I heard someone once say “In the Koran I find no guidance for Muslims in the minority. In the Bible I find no guidance for Christians in the majority”. The Bible assumes we will be despised for the Gospel (2 Tim 3:12).

The nearest we get to politics is Paul saying we should pray we might be able to live a quiet life (1 Tim 2:1-2). That’s hardly a call to arms! Whilst obviously Christians in politics must act in a Christian way, I am unsure that we are called to act firstly on politics.

Love beyond tolerance

I emphatically agree that we must have a love beyond tolerance. What is love? Jesus bearing our sins (1 John 4:10). Thus it is essential for us to preach the Good News of sins forgiven and the way to God open that some in the world may come to know him and make it to the next. Excellent point!

Jesus saved all creation

I agree Christ saves creation as well as me, but evangelicals constantly remind me of the corporate nature of church and salvation as well as the individual. Maybe evangelicals in your area are different. Yet the individual should not be missed out. It is essential to the whole: “For the creation waits with eager longing for the revealing of the sons of God” (Rom 8:19)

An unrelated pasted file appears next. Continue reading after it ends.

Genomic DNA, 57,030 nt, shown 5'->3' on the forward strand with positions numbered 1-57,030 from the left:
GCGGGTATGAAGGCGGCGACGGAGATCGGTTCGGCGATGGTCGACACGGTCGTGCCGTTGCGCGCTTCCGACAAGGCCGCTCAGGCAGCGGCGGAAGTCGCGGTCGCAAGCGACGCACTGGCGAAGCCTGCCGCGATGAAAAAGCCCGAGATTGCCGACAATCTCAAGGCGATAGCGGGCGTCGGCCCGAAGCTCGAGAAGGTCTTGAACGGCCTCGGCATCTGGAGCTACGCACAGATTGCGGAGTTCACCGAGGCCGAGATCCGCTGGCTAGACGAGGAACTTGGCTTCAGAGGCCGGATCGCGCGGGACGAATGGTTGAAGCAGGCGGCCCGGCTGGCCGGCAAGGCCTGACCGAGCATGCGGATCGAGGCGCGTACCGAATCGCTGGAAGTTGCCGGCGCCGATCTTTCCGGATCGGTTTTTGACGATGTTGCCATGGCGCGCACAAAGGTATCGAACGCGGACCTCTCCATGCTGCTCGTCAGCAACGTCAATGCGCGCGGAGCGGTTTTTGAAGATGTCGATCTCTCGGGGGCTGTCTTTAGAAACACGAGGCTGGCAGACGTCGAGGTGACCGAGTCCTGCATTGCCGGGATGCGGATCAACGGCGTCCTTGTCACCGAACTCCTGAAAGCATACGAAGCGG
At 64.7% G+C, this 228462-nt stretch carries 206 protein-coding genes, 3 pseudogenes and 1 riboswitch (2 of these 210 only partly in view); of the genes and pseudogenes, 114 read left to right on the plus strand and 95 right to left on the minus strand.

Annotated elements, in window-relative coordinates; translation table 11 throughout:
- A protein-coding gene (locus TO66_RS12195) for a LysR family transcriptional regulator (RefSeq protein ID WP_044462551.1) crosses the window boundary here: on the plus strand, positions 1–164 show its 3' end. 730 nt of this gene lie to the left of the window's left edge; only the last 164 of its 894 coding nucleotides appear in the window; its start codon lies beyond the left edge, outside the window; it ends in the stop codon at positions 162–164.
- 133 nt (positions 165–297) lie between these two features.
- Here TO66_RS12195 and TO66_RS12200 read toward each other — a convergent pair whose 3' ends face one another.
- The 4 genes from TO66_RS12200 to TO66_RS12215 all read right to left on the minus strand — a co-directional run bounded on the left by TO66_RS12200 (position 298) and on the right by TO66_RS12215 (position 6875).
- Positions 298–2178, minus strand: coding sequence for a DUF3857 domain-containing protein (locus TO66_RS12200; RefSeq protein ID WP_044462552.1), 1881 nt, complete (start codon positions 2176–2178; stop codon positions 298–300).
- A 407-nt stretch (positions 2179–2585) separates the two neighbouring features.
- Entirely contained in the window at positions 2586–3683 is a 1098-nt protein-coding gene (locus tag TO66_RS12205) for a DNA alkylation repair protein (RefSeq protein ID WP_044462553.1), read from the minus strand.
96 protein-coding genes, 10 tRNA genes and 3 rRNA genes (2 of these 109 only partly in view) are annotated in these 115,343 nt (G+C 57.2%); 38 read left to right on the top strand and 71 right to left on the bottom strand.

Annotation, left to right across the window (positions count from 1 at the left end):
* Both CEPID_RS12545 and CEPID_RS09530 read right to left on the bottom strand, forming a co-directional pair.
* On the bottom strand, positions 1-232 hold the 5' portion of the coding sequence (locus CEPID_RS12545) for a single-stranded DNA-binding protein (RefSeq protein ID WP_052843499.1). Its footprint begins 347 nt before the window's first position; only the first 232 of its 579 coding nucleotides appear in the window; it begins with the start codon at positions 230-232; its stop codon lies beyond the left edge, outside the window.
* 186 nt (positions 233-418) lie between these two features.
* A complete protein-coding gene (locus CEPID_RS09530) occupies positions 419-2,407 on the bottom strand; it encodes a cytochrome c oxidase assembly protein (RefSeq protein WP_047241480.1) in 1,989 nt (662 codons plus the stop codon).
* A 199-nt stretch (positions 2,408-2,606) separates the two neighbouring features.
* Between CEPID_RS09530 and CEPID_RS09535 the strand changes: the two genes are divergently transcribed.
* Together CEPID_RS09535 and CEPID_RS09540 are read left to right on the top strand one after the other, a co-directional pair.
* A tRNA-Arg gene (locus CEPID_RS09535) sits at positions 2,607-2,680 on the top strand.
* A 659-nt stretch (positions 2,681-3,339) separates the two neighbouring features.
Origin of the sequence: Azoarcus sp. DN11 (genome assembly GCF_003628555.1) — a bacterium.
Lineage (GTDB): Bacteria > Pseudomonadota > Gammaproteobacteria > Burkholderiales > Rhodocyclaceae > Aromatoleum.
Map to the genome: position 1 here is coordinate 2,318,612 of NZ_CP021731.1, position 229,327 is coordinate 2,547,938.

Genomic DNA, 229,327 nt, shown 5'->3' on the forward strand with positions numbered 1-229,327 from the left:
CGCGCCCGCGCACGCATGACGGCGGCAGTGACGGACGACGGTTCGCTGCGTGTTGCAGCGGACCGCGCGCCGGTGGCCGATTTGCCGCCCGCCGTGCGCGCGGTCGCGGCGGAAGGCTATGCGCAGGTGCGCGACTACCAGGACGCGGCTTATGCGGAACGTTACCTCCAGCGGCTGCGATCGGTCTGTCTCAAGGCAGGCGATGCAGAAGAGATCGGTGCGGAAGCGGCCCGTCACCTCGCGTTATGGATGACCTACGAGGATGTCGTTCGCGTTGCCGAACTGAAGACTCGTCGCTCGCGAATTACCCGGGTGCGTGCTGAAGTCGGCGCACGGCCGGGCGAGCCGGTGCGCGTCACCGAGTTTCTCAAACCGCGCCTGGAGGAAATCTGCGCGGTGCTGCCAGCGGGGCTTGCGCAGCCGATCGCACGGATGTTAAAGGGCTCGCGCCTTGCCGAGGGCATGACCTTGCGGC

Shaped by postmodernism!?!

You say that post evangelicalism is “shaped by the postmodern critique”. It scares me you are shaped by anything of the world. When the church has associated with the world it has always turned out bad:

  • When associated with Modernism the authority of Scripture was undermined by Liberalism.
  • When associated with Gnostic thought “secret knowledge” and an opposition to God the Son made flesh developed.
  • When too close to Judaism the Gospel to the Gentiles was hindered (Gal 2:11-14).

Christians should engage with and evangelise our postmodern culture with Scripture, but I would never say we should be informed by postmodernism

Do forgive me if I have misunderstood your points I welcome clarification. Apologies also for my brevity which may limit the usefulness of my comments.

May we both glorify the name of Jesus in our culture.

Yours in Christ

Tim Wilson

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Class Boundaries vs. the Supremacy of Christ

8 May

The middle class Christian

I have some disastrous news: The church has gone middle class.

Let me evidence this claim:

  • Our church in rural Cheshire has 300 odd members. We co-planted a church in the local council estate years ago. Few attend and few go to help.
  • A church in Kent and a church in Newcastle advertised for a pastor. The Kent church was flooded with applications. The Newcastle church had one.